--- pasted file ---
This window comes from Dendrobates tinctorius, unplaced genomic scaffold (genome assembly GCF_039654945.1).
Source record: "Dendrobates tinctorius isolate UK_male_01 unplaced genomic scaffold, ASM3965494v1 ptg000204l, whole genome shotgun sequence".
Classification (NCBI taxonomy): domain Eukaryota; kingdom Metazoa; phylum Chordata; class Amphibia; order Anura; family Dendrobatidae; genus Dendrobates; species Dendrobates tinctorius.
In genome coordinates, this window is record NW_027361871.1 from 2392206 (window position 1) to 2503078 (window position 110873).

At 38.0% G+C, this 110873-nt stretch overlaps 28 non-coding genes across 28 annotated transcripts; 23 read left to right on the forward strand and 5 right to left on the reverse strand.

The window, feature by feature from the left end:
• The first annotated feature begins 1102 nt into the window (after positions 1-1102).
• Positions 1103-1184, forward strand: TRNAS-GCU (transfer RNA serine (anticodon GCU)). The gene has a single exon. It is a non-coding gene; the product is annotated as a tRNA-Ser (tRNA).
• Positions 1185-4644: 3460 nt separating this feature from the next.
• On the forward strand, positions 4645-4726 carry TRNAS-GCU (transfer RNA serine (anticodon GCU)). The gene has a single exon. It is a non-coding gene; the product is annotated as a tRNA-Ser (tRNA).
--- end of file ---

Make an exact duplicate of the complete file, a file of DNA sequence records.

This window comes from Dendrobates tinctorius, unplaced genomic scaffold (genome assembly GCF_039654945.1).
Source record: "Dendrobates tinctorius isolate UK_male_01 unplaced genomic scaffold, ASM3965494v1 ptg000204l, whole genome shotgun sequence".
Classification (NCBI taxonomy): domain Eukaryota; kingdom Metazoa; phylum Chordata; class Amphibia; order Anura; family Dendrobatidae; genus Dendrobates; species Dendrobates tinctorius.
In genome coordinates, this window is record NW_027361871.1 from 2392206 (window position 1) to 2503078 (window position 110873).

At 38.0% G+C, this 110873-nt stretch overlaps 28 non-coding genes across 28 annotated transcripts; 23 read left to right on the forward strand and 5 right to left on the reverse strand.

The window, feature by feature from the left end:
• The first annotated feature begins 1102 nt into the window (after positions 1-1102).
• Positions 1103-1184, forward strand: TRNAS-GCU (transfer RNA serine (anticodon GCU)). The gene has a single exon. It is a non-coding gene; the product is annotated as a tRNA-Ser (tRNA).
• Positions 1185-4644: 3460 nt separating this feature from the next.
• On the forward strand, positions 4645-4726 carry TRNAS-GCU (transfer RNA serine (anticodon GCU)). The gene has a single exon. It is a non-coding gene; the product is annotated as a tRNA-Ser (tRNA).